The UK will continue to challenge Saudi Arabia over human rights abuses despite reports Boris Johnson will turn to the Gulf to supply oil and gas, a Cabinet minister has said.
Saudi Arabia executed 81 people convicted of a variety of crimes, including killings and belonging to militant groups, in the largest mass execution conducted by the kingdom in recent memory.
The state-run Saudi Press Agency announced the executions, saying they included people “convicted of various crimes, including the murdering of innocent men, women and children”.
The kingdom also said they included members of al Qaida, the so-called Islamic State group and backers of Yemen’s Houthi rebels.
“The accused were provided with the right to an attorney and were guaranteed their full rights under Saudi law during the judicial process, which found them guilty of committing multiple heinous crimes that left a large number of civilians and law enforcement officers dead,” the Saudi Press Agency said.
“The kingdom will continue to take a strict and unwavering stance against terrorism and extremist ideologies that threaten the stability of the entire world.”
The kingdom’s last mass execution came in January 2016 with 47 people including a prominent opposition Shiite cleric who had rallied demonstrations.
Health Secretary Sajid Javid said Britain had a “very candid and frank” relationship with the Gulf state, as the Prime Minister was reported to be preparing for a trip to Riyadh amid the cost of living crisis.
Human rights abuses
The invasion of Ukraine by the Kremlin has put more pressure on energy costs as the West tries to wean itself off supplies of Russian oil and gas.
Mr Johnson reportedly plans to meet Crown Prince Mohammed bin Salmon in the hope his kingdom can raise its production of oil and gas to make up for a reduced reliance on Russia.
The Saudi prince has been repeatedly criticised for human rights abuses and, over the weekend, the country’s state-run Saudi Press Agency announced the executions of 81 people convicted of a variety of crimes, marking the largest mass execution conducted there in recent memory.
Mr Javid said the country is an “important” economic partner.
He told LBC: “We’ve had a long-standing relationship with the Saudi government where there’s always a very frank exchange.
“We don’t agree with our approach on human rights – we’re always right to call that out and to talk to them, frankly, about that.
“At the same time, it is also possible to have an economic relationship.
“You know, whether people like it or not, Saudi Arabia is the world’s largest producer of crude oil and it’s important, especially at the time of a major global energy crisis, that we have these talks with them.”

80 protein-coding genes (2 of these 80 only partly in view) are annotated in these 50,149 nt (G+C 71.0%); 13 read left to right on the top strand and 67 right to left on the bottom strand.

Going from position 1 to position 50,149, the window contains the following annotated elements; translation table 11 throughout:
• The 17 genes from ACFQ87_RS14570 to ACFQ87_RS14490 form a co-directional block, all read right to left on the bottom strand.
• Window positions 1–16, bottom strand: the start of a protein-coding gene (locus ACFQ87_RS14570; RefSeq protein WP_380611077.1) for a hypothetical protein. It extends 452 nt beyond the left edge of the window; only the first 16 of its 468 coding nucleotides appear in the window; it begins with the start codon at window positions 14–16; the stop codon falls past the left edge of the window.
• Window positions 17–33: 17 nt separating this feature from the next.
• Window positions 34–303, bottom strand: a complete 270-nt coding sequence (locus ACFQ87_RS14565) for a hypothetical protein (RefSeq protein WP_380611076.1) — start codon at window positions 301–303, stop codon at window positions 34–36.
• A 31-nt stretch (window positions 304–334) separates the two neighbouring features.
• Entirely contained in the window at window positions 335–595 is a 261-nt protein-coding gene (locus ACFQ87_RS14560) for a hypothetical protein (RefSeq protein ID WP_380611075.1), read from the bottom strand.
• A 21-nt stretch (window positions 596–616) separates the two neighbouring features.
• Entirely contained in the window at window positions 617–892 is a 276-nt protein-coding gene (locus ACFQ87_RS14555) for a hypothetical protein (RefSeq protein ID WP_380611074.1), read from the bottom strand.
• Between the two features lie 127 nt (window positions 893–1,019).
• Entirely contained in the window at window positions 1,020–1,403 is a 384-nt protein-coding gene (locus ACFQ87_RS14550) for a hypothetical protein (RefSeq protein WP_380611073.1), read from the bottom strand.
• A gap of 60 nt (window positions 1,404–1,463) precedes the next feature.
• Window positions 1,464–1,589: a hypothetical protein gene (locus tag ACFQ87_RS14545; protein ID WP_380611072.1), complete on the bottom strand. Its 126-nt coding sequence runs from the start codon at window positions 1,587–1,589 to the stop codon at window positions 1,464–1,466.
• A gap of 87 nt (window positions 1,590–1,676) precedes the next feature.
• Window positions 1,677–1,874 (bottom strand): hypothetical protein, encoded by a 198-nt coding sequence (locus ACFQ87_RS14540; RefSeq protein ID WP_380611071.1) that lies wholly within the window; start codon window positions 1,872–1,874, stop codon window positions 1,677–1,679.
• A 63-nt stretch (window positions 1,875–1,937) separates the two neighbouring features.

Mr Javid told Times Radio “when it comes to human rights there’s a lot we disagree on” with the Saudis.
“And the executions that you just referred to (are) clearly things that we would not support,” he said.
“But that said, it is an important country, especially when it comes to energy supplies and in terms of (an) economic relationship, and it is right that we’re continuing to talk.”
Speaking on Sky News, he added: “We’re not dependent directly as a country on their oil but energy prices and access to energy is a hugely important issue.”
The Prime Minister is hoping his personal relationship with the Saudi price will help start a conversation about Gulf states supplying more oil and gas, The Times reported on Saturday.
Earlier this year, Amnesty International UK chief executive Sacha Deshmukh warned that “under Mohammed bin Salman the human rights situation in Saudi Arabia has become increasingly repressive”.
Polly Truscott, Amnesty International UK’s Foreign Affairs Human Rights Adviser, said: “The shocking news about mass executions in Saudi Arabia makes it more important than ever that the Prime Minister challenges the Saudi authorities over their absolutely appalling human rights record and that he speaks publicly about human rights during this trip.
“In particular, Boris Johnson should raise the need for Saudi Arabia to end its repression of human rights defenders – including by releasing prisoners of conscience and ensuring that lengthy travel bans are lifted for people like Loujain al-Hathloul and Raif Badawi.
“Understandably much of the world’s attention is currently focused on Ukraine, but Saudi Arabia mustn’t be allowed a free pass over the civilians being killed by Saudi coalition airstrikes in Yemen.
“The key point is that Saudi oil shouldn’t be allowed to buy the world’s silence over Saudi Arabia’s terrible human rights record.”
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